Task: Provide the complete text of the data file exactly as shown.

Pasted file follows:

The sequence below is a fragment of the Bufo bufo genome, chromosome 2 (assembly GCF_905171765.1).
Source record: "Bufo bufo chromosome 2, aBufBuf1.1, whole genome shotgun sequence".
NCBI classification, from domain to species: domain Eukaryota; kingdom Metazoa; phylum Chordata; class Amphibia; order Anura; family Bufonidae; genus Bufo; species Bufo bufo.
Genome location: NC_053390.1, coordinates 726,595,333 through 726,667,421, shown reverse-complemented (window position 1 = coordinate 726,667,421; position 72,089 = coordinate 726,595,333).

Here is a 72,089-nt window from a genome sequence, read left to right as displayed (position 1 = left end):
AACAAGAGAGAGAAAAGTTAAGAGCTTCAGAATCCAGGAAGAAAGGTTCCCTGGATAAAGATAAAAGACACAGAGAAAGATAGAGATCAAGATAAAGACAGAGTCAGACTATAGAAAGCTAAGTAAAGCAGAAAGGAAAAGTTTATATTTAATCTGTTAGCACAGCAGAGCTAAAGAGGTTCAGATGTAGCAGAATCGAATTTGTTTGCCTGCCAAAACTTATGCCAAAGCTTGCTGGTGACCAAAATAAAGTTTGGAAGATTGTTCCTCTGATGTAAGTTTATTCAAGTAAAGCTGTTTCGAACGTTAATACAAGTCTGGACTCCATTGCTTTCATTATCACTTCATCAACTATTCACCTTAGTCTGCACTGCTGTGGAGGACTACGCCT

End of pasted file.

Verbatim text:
The sequence below is a fragment of the Bufo bufo genome, chromosome 2 (assembly GCF_905171765.1).
Source record: "Bufo bufo chromosome 2, aBufBuf1.1, whole genome shotgun sequence".
NCBI classification, from domain to species: domain Eukaryota; kingdom Metazoa; phylum Chordata; class Amphibia; order Anura; family Bufonidae; genus Bufo; species Bufo bufo.
Genome location: NC_053390.1, coordinates 726,595,333 through 726,667,421, shown reverse-complemented (window position 1 = coordinate 726,667,421; position 72,089 = coordinate 726,595,333).

Here is a 72,089-nt window from a genome sequence, read left to right as displayed (position 1 = left end):
AACAAGAGAGAGAAAAGTTAAGAGCTTCAGAATCCAGGAAGAAAGGTTCCCTGGATAAAGATAAAAGACACAGAGAAAGATAGAGATCAAGATAAAGACAGAGTCAGACTATAGAAAGCTAAGTAAAGCAGAAAGGAAAAGTTTATATTTAATCTGTTAGCACAGCAGAGCTAAAGAGGTTCAGATGTAGCAGAATCGAATTTGTTTGCCTGCCAAAACTTATGCCAAAGCTTGCTGGTGACCAAAATAAAGTTTGGAAGATTGTTCCTCTGATGTAAGTTTATTCAAGTAAAGCTGTTTCGAACGTTAATACAAGTCTGGACTCCATTGCTTTCATTATCACTTCATCAACTATTCACCTTAGTCTGCACTGCTGTGGAGGACTACGCCT